Repetitive transcranial magnetic stimulation for improving cognition in veterans with TBI: Results from pilot clinical trial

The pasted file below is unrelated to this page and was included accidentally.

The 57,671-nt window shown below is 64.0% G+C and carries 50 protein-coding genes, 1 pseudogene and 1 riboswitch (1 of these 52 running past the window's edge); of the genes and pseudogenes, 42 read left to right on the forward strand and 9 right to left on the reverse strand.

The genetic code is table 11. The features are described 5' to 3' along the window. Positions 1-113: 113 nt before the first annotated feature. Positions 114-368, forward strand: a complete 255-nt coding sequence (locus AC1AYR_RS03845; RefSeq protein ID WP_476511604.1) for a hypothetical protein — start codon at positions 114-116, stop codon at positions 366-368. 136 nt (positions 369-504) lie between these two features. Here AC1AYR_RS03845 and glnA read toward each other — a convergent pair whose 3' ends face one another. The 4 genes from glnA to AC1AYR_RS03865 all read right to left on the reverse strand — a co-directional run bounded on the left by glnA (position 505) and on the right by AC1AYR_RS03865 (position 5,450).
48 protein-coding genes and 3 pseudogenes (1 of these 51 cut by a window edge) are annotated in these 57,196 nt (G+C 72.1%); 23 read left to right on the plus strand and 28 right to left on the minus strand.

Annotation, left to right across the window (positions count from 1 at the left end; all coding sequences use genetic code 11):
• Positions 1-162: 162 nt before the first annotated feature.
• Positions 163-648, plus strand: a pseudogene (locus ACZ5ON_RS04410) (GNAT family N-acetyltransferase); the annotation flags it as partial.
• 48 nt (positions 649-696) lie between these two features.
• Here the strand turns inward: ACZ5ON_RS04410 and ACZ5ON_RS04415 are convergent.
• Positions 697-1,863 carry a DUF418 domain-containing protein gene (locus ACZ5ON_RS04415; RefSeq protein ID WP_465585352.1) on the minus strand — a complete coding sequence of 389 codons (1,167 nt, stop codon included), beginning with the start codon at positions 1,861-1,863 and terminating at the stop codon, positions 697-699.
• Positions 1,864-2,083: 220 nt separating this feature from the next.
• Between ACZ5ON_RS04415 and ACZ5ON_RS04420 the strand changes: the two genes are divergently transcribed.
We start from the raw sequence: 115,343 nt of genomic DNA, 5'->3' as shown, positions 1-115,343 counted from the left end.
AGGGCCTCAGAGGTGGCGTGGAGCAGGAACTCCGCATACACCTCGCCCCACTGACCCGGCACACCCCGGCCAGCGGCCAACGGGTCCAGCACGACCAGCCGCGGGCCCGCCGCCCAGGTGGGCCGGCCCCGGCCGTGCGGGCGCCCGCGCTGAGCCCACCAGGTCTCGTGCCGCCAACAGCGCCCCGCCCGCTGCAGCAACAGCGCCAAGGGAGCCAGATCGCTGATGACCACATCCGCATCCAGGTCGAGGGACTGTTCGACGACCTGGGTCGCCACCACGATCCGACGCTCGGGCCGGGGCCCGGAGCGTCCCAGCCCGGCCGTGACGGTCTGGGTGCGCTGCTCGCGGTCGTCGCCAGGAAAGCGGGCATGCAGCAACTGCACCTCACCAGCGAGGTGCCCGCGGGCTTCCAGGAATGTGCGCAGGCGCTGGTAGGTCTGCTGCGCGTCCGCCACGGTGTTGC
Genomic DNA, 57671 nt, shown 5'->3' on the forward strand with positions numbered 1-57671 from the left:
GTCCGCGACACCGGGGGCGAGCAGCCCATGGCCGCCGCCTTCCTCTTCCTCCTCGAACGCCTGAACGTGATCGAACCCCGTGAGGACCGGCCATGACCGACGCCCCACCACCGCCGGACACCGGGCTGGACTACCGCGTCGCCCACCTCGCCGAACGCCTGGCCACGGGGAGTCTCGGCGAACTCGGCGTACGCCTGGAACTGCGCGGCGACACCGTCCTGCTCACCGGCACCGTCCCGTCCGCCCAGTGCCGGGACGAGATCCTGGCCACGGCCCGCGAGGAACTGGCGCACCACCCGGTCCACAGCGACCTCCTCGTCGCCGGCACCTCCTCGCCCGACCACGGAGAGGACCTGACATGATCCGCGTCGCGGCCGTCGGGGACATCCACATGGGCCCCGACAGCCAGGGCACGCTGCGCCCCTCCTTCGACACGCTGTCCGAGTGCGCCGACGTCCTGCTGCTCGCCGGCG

Many returning OEF/OIF Veterans with concussion histories report cognitive problems that may last for months or even years. Co-morbid conditions such as post traumatic stress disorder (PTSD) and depression may prolong the symptoms of TBI resulting in lowered attention, processing speed, learning and memory. This study evaluated the efficacy of repetitive Transcranial Magnetic Stimulation (rTMS) as a promising therapeutic treatment for executive function (EF) deficits seen in mild to moderate Traumatic Brain Injury (TBI) Veterans. Thirty-Three Veterans with TBI (age 20-69 years; mild (n = 27) and moderate (n = 6) enrolled in either the treatment (n = 17) or the sham (n = 16) arm in a randomized clinical trial conducted at VA Palo Alto. The parameters currently FDA approved for Major Depressive Disorder (MDD) were utilized (Location: Left Dorsolateral Prefrontal cortex (DLPFC); Power: 120% of motor threshold; Pulse frequency: 10 Hz; Length of each pulse train: 5 seconds; Time between pulse trains: 10 seconds; Length of treatment: 20 mins; Total 4000 pulses/session, 5 days/week, 20 sessions). Preliminary analysis showed no difference between Sham and Active groups in one of the primary executive function change scores (Trails B; p > .1). Further analysis revealed an interaction with PTSD. Resting state fMRI analysis revealed a decrease in connectivity between stimulation site (LDLPFC) and cingulo-opercular network (CON) with a standardized beta effect size of -0.81 (p =.036) which was slightly associated with the digit coding task (p=0.046, beta=0.34). Biomarker data analysis further showed an increase in the ratio of BDNF/Pro-BDNF in Active vs. Sham groups from baseline to 10th and 20th treatment with the largest difference observed after 10th treatment. These compelling results are preliminary and significant specifically in the neural and biochemistry mechanisms underlying the relationships between stimulation sites and networks heavily implicated in attention in this population.
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